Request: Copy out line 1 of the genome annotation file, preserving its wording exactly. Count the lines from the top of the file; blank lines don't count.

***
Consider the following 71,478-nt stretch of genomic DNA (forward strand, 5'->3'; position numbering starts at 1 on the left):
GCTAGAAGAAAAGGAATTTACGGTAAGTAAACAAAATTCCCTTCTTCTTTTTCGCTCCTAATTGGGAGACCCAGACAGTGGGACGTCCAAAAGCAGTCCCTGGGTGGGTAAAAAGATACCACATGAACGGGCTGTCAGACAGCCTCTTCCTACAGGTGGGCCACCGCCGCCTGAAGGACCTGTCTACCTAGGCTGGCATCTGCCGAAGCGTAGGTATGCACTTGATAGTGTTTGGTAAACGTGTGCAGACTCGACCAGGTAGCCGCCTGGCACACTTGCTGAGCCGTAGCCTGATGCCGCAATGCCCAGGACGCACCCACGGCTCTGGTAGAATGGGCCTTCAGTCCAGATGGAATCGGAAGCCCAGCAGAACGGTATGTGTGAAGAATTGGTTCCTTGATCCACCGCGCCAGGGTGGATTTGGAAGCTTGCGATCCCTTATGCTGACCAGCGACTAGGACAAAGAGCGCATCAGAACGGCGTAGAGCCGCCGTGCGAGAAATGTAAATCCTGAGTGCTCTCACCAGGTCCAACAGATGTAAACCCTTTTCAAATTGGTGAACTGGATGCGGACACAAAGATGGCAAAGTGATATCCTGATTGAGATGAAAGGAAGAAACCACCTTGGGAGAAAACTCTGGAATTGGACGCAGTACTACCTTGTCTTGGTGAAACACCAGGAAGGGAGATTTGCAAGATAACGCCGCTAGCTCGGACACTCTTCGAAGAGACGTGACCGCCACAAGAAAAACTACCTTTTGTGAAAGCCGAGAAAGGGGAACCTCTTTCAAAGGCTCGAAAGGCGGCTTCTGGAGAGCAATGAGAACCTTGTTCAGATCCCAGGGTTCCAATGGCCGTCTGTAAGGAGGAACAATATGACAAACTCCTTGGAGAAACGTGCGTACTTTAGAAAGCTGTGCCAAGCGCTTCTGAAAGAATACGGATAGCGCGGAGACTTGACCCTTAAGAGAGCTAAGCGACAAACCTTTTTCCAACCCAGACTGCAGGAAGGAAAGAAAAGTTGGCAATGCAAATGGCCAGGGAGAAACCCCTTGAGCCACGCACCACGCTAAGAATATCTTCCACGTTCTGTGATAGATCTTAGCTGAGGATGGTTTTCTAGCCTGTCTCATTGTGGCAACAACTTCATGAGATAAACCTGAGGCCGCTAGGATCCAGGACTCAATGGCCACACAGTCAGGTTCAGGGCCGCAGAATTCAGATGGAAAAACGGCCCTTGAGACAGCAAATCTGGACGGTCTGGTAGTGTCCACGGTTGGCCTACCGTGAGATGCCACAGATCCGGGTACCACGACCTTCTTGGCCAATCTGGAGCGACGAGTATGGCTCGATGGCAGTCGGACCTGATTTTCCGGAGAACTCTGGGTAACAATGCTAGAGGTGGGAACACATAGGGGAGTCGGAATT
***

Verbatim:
Consider the following 71,478-nt stretch of genomic DNA (forward strand, 5'->3'; position numbering starts at 1 on the left):